Last week, our 4th plans included a short vacay to Florida to spend time with friends. Because I’m completely neurotic, planning a trip to, well, anywhere, induces massive amount of anxiety. Getting in the car or on the plane is fine—it’s the lead-up that puts me around the bend. However, my ridiculous neuroses are not on the menu for this post. What I’d like to tell you about is the black cloud of weird shit that follows me around. This trip is the best example I can give you.
We planned to leave early Thursday AM
to hopefully avoid the worst of the traffic on I-95. Wednesday night, I
got a stomach ache, which never happens. I awoke the next morning well
before my alarm clock, not because I didn’t feel well, but because I was
drenched in sweat. I went to fiddle with the thermostat, which was reading
at 82 degrees… at 5 AM. The night before, things were at a perfectly
comfortable 75. My tinkering resulted in nothing. Lots and lots of
nothing. AC had died.
Okay. Not a huge deal (the upside of renting) – let’s just finish packing and get the hell out of here
became the new plan. This went okay until the sun came all the way up.
And the real sweating started. And then I had to operate on my
daughter’s ingrown toenail while sweat was dripping off my nose and
running down my back and she was jumping around and DEAR GAWD are we ready yet?! I have never been so glad to get into a vehicle in my entire life.
The trip down was relatively uneventful
and later I came to the conclusion that I had no idea what was in my
bag because of my haste to escape the sweat box that my house quickly
had become, but no matter—we were easy breezy, chilling poolside. Day
two of our time, I decide to throw a line in the water and see what I
could catch. True to my redneck roots, I decided a hot dog was good
enough bait for me and sure enough, about 10 minutes later, I landed a
And then the clear blue sky opened up and rained on me. The rain was super brief, so back to the dock and went to try again.
Lost a couple of hot dog pieces, but five minutes or so into this, damn if I didn’t catch the same fish. I could tell by the bleeding hole in his face from the first time in case you were wondering.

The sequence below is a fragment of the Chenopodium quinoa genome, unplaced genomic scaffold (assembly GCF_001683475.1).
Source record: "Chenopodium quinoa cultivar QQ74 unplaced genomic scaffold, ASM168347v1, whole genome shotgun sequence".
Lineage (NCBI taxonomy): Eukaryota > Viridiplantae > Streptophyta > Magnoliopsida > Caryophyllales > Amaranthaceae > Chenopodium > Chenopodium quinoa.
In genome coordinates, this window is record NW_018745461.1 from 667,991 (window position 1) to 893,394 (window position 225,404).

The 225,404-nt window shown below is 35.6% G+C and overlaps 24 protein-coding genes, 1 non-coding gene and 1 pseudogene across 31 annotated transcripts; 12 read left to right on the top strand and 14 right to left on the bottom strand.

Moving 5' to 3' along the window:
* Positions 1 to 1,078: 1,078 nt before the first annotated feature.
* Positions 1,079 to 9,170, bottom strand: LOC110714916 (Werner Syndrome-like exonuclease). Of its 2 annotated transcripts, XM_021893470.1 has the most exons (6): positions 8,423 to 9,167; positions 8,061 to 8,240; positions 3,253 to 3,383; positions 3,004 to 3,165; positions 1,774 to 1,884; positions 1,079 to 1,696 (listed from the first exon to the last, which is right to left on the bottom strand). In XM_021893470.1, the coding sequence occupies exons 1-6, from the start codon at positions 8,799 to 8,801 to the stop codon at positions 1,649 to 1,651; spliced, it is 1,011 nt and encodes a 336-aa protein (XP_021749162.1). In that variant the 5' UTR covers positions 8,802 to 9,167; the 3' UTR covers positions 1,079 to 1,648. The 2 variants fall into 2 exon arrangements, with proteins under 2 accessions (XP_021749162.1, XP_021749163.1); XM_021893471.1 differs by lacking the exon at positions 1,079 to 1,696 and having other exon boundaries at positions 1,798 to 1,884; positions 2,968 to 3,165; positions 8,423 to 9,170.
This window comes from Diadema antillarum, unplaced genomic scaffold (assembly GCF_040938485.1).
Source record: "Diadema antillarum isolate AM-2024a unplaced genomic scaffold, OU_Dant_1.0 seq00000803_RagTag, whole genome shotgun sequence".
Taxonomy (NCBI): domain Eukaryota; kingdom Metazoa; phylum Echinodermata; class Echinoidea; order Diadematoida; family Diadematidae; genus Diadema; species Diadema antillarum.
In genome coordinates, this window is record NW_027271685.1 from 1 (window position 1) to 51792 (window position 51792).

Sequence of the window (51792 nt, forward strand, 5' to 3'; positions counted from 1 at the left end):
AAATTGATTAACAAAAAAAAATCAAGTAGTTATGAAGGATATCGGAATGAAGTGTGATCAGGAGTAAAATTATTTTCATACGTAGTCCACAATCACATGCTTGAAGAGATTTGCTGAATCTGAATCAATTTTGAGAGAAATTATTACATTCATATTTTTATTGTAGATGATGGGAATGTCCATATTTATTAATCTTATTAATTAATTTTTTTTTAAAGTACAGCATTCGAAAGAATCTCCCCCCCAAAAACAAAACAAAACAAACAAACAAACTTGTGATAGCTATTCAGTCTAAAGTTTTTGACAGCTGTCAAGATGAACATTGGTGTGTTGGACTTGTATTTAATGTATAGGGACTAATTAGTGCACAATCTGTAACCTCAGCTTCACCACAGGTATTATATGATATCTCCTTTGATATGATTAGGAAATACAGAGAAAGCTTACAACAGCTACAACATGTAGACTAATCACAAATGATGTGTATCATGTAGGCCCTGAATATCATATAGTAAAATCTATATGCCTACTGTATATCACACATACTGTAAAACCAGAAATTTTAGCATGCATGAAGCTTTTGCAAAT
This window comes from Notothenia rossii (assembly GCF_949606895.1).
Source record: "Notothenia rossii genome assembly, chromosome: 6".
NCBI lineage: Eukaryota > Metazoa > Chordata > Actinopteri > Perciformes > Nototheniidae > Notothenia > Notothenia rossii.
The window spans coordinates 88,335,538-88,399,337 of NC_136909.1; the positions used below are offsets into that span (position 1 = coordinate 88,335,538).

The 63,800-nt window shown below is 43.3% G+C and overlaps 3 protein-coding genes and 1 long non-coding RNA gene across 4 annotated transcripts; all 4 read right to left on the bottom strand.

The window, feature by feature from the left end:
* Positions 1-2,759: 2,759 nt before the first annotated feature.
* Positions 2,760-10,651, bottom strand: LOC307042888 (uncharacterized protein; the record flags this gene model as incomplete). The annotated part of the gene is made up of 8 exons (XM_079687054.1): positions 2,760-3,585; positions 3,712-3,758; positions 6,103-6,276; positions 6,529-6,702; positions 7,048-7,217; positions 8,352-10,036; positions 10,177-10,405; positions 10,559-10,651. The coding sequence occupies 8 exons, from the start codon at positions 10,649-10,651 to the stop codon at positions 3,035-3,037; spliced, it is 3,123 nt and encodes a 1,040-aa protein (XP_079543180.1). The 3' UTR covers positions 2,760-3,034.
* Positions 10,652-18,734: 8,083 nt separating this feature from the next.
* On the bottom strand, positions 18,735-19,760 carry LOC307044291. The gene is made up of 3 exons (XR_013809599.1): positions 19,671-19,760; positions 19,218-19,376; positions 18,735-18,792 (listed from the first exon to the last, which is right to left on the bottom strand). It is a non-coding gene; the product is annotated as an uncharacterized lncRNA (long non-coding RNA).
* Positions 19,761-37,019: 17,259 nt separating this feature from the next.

Because this one was super hooked, my husband and I had a little
difficulty removing the tackle. So I stepped on it. Bear in mind that I
am smart enough to have been wearing shoes, yet I did wonder briefly
about the pressure point on the bottom of my foot. We finally got the
fish off the hook only to realize that he was now stuck to the bottom of
my shoe (via his dorsal spike thingy). So now there was a fish, stuck,
to, my, shoe. And because it was a catfish, grabbing with my hand was
entirely out of the question. So there I was, standing on a dock at an
amazing place, next to a gorgeous piece of the Intracoastal Waterway,
with a nasty-ass beat-up catfish attached to my flip-flop, shaking my
leg trying to make it fall off into the water. Perfect.
As an aside, my good Southern friends
may recall Bill Engvall’s routine about the dorkfish. This fool was a
dead ringer. Just go YouTube it—it will become perfectly clear. Another
aside: we tried multiple times to buy boiled peanuts while in Palm Coast
to no avail. Finally caught the peanut guy, got our goodies, and
settled in to have a snack. They were terrible. Inedible, really.
The next day was fun—we had an extended
manatee sighting, as a group of them lingered near the dock for well
over an hour or so. Sunday morning we loaded up and headed home. Things
went fine until just past Savannah, where traffic ground to a halt. We
both jumped on various social media sites trying to find out what was
up, and basically came up with “traffic is bad on 95N”. We proceeded to
crawl the stretch of road between Savannah and civilization and then
somewhere around Hardeeville, my normally laid-back and easygoing
husband lost his mind and started driving like a madman. This, of
course, prompted an argument about my side-seat driving and his
drive-seat driving that was going nowhere good. I decided to cool my
jets and took a sip of water. At the exact same time, my husband said
something completely ridiculous/hilarious about a car next to us. The
water went everywhere it shouldn’t, places including—but not limited
to—my nose, the floor of the truck, my lap, and the dashboard.
The choking then triggered ye olde gag
reflex and I puked. In my lap. Twice. After having eaten chocolate and
while my daughter shrieked, “EWWW! EW! EW!!!” from the back seat. My
husband power slid to a stop on the side of the road, where I jumped out
and tried to regain control of my faculties and my stomach.
I realized that I had a dress packed in
the top of a bag in the bed of the truck, so I grabbed it and proceeded
to flash about a thousand people cruising through lower South Carolina
while I tried to change into it without getting vomit onto it from the
original clothes. We started off again only to realize that the rear
tires of the truck were spinning in the extremely soft shoulder of the
road, thanks to the bazillion inches of rain we’ve gotten. Got out of
that, stopped for boiled peanuts near Jacksonboro (that were terrible),
finally pulled into the driveway, and began unloading the truck.
Pulled out the fishing rods and
husband’s is broken. It is six months old and expensive. Mine is 16
years old and was cheap. And not broken.
And this, folks, is why I take pills. This. Right. Here. Anyone else live this way? Wanna form a support group?